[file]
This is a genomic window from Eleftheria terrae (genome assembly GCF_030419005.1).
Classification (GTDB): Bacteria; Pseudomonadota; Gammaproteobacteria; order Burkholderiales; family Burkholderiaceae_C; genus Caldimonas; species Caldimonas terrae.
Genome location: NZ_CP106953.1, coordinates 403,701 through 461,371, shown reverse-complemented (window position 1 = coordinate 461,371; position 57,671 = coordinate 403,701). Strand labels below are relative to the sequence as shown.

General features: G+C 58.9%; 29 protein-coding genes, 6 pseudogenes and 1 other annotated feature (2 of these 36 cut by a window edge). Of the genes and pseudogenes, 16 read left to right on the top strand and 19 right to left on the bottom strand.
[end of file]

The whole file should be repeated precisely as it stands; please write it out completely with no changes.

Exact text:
This is a genomic window from Eleftheria terrae (genome assembly GCF_030419005.1).
Classification (GTDB): Bacteria; Pseudomonadota; Gammaproteobacteria; order Burkholderiales; family Burkholderiaceae_C; genus Caldimonas; species Caldimonas terrae.
Genome location: NZ_CP106953.1, coordinates 403,701 through 461,371, shown reverse-complemented (window position 1 = coordinate 461,371; position 57,671 = coordinate 403,701). Strand labels below are relative to the sequence as shown.

General features: G+C 58.9%; 29 protein-coding genes, 6 pseudogenes and 1 other annotated feature (2 of these 36 cut by a window edge). Of the genes and pseudogenes, 16 read left to right on the top strand and 19 right to left on the bottom strand.